Flashcards in Trauma 3 Deck (15):
Classification and management of retroperitoneal hematomas?
Zone 1 – central hematoma – abdominal exploration (preoperative angiogram it's unstable)
Zone 2 – kidney hematoma – no exploration unless hematoma expanding or patient with penetrating trauma
Zone 3 – pelvic hematoma – no expiration with a blunt trauma. Angiographic embolization and pelvic fracture reduction are appropriate. Exploration if penetrating trauma to exclude vascular injuries.
Patient presents after a head injury in MVA. Evaluation?
2. Rapid neurologic exam (pupillary, cranial nerves, peripheral motor/sensory function)
3. Assess consciousness – Glasgow coma scale
4. Examine head for depressed skull fracture or scalp laceration
5. Determine state of consciousness during accident
Signs that suggest a basal skull fracture?
#Loss of consciousness
#Blood from ear, (raccoon) eyes, mastoid bone (Brattle's sign)
Patient presents after trauma. Change that warrants CT scan? Normal CT scan of head and the kids?
Any neurologic change
Normal CT virtually eliminates possibility of serious head injury and patient can be discharged
Danger of severe head injury?
Temporary, immediate Maneuvers to mitigate this?
Edema of the brain, increasing ICP and decreasing cerebral perfusion
#Elevation of head to 30°
#Hyperventilation 26-28 PCO2 (Stop hyperventilation after CT scan and neurologic evaluation)
#Manitol to dehydrate brain
Use of hyperventilation in brain injury?
Useful immediately after injury and for patients with signs of impending brain herniation
Routine hyperventilation they worsen neurologic outcome
Signs of impending brain herniation?
Blown pupil or lateralizing
Management of patient with Glasgow coma scale less than 8?
#Maneuvers to minimize cerebral edema (elevate head, limits, hyper)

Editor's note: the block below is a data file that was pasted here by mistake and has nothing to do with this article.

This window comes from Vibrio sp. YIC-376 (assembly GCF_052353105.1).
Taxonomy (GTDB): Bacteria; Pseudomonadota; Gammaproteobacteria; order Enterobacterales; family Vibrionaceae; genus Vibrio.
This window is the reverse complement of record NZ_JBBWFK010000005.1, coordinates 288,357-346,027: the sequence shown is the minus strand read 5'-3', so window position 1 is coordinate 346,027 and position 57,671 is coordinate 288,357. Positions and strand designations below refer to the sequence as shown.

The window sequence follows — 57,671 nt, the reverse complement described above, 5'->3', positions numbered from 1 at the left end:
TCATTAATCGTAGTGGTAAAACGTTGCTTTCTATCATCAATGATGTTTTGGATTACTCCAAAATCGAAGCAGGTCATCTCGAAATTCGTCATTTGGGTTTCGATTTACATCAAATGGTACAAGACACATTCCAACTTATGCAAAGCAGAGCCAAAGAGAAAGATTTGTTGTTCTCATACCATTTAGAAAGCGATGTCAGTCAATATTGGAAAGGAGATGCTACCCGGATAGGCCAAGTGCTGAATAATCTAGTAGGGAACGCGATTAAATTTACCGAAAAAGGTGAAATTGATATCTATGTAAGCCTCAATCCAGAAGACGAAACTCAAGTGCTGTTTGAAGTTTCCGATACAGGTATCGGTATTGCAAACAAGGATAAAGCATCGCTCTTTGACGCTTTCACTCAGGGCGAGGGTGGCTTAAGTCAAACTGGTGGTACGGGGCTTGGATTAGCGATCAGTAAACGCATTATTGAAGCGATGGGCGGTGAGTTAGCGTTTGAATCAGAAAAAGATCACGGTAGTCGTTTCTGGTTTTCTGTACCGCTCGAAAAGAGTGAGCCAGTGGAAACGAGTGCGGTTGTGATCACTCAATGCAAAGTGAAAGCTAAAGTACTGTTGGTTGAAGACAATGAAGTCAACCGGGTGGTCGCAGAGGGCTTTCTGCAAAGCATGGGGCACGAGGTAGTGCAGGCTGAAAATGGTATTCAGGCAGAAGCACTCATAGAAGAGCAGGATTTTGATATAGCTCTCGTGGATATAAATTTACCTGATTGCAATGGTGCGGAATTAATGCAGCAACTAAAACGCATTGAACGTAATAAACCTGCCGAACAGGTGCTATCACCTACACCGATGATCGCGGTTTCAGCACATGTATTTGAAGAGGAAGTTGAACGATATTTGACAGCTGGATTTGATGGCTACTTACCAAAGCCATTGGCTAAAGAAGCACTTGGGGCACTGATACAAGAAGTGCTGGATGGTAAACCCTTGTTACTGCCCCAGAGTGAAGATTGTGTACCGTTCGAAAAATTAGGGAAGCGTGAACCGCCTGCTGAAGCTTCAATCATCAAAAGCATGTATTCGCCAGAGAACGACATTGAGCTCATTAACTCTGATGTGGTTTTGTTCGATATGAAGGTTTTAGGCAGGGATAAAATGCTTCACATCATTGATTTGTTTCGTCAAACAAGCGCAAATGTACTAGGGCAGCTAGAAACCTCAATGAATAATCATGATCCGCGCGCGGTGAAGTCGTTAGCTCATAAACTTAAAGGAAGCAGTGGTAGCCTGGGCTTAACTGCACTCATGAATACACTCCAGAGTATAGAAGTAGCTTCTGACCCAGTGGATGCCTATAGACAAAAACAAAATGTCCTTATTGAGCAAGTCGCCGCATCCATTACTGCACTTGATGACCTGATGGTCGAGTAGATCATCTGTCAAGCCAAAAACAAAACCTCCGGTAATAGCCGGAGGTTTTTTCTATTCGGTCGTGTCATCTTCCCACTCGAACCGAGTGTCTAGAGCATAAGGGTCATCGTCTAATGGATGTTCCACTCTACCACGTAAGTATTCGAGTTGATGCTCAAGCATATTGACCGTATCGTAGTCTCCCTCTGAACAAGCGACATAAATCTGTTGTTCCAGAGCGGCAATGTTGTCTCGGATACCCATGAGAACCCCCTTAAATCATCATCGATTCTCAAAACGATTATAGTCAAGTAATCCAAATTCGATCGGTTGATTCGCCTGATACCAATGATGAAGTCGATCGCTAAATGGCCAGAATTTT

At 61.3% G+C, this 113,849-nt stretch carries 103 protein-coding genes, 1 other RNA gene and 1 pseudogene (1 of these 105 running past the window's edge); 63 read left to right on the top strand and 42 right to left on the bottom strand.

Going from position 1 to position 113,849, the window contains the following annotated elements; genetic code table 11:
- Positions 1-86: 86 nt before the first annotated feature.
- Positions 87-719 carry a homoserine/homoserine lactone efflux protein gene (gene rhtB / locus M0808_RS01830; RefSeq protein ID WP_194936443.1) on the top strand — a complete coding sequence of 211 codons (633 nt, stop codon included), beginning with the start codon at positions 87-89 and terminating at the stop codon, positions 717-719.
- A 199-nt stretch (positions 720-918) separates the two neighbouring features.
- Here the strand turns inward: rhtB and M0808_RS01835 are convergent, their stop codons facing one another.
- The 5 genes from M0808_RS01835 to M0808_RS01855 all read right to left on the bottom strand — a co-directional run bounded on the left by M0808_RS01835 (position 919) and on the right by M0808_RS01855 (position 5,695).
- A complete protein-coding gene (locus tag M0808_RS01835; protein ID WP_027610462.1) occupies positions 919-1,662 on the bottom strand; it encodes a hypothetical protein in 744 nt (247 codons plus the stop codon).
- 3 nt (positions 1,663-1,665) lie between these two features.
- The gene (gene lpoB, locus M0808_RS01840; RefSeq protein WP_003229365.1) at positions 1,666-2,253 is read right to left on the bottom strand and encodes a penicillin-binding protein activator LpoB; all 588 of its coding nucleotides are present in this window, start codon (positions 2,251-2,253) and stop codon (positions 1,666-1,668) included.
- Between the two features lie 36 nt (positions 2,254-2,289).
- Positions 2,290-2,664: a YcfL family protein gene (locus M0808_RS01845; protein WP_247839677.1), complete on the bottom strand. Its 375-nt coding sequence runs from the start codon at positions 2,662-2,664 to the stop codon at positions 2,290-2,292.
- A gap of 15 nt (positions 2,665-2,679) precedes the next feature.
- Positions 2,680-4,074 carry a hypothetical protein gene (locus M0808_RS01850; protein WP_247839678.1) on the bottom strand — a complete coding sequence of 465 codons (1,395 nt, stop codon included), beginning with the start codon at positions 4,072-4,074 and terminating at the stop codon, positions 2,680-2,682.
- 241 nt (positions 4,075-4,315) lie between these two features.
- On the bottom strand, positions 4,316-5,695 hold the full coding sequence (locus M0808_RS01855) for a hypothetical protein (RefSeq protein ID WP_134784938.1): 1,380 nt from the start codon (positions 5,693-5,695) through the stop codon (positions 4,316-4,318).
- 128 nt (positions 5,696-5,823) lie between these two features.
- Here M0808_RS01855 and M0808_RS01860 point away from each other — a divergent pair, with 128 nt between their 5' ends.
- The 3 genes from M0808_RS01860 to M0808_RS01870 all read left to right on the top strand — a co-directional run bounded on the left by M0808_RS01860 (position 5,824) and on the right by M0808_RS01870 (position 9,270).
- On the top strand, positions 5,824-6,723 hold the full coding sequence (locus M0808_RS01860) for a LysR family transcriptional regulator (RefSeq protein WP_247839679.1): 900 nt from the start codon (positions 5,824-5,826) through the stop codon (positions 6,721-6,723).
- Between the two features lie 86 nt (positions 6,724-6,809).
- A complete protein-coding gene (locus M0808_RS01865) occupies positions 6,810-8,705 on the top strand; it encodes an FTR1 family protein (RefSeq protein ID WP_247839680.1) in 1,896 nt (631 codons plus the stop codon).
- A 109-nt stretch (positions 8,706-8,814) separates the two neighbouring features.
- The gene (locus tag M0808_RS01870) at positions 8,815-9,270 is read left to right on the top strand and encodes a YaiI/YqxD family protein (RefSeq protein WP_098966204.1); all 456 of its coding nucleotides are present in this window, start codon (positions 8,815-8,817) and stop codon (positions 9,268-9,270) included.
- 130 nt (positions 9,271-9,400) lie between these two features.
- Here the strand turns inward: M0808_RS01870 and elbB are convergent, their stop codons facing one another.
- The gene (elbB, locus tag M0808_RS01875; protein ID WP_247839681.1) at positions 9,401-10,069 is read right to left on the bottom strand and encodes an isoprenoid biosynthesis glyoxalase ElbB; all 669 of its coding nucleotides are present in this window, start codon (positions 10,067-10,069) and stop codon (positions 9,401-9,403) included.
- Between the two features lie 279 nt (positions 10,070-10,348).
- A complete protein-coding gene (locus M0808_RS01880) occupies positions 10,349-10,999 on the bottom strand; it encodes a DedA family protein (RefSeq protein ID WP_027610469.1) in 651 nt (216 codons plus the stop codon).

#CT scan and if necessary, evacuation
Patient posttrauma with Glasgow coma scale of 10 and dilated right pupil that sluggishly reacts to light – Suspected diagnosis? Management?
Space occupying lesion (epidural hematoma, Temporel lobe intracerebral hematoma)
Patient post, develops sodium level of 125 – suspected diagnosis? Could lead to? Management? Overcorrection may lead to? To avoid this?
SIADH from brain injury
water restriction or hypertonic saline
Central Pontine Myelinosis; correct half of Na deficit over 24 hours
Patient post trauma presents with sodium level of 160 – suspected diagnosis? Mechanism? Treatment?
Diabetes insipidus; failure of release of ADH
subcutaneous vasopressin and free water
Importance of postoperative body temperature? Temperature can affect what lab values?
Hypothermia is a predictor of poor outcome (leads to coagulopathy from platelet dysfunction and prolongation of PT and PTT)
When to transfuse platelets in postoperative patient with continuing hemorrhage?
Keep platelet count above 60,000
Effect of multiple injuries on fluid management?
Increased injuries = increased inflammation = more fluid loss into third space
Need greater fluid replacement